Italy has the Mafias. China has the Triads. Zambia has the Jerabos. Japan has the Yakuza. Yakuza, also known as gokudō, are members of transnational organized crime syndicates originating in Japan. The Japanese police, and media by request of the police, call them bōryokudan, while the yakuza call themselves ninkyō dantai.
The largest group in the Japanese Yakuza, the Yamaguchi-Gumi, from its headquarters in Kobe, is involved in drug trafficking, human trafficking, extortion, prostitution, fraud and money laundering both in Japan and abroad.
These activities are estimated to generate the group billions of dollars in illicit funds annually. To combat such criminal activities, financial investigation units and financial institutions have begun putting pressure on the Yakuza and its affiliates by freezing its assets.
In February 2012, USA President Barrack Obama and Joe Biden identified the Yakuza as a significant transnational criminal organization (TCOs) and charged the US treasury department with pursuing additional sanctions against their members and supporters. The Treasury Department proceeded to designate the largest group within the Japanese Yakuza, the Yamaguchi-Gumi and two of its leaders as targets of its sanctions authority.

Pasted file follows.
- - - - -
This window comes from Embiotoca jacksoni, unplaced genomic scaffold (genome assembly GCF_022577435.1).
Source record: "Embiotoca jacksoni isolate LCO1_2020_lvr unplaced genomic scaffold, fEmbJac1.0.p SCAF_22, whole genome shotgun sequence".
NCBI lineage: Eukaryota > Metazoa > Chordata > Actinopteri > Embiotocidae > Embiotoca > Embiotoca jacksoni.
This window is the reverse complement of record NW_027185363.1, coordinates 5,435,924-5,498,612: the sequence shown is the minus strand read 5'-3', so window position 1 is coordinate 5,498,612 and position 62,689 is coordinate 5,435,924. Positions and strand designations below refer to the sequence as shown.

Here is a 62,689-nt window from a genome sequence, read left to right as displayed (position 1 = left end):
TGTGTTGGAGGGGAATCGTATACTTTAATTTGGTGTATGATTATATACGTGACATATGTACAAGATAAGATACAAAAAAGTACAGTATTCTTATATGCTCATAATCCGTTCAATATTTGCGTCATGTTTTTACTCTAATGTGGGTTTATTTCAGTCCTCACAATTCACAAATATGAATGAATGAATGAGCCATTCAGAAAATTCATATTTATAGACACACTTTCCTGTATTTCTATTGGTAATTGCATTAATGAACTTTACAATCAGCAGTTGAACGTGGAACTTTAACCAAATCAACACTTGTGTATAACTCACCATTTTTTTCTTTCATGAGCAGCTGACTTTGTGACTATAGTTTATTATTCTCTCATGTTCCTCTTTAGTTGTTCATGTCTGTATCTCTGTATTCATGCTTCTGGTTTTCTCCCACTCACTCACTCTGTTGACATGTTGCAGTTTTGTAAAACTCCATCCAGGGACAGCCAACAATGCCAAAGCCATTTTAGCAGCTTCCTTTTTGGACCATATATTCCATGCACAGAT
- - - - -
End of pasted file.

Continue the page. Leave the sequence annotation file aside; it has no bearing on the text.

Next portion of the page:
This action resulted in the freezing of any assets the designated persons had within the jurisdiction of the United States and prohibiting any transactions with them by the U.S. persons. The pressure against the Yakuza has since increased as Japan’s Financial Services Agency ordered Mizuho Financial, one of the wealthiest financial institutions in the World, to improve its compliance regarding suspected loans loaned to known criminal organizations.
Japan’s Police Agency estimates that due to this increased pressure from regulators, the membership of the Yakuza is steadily declining as it becomes increasingly difficult to launder the money. They are always re-invention new modus operandi.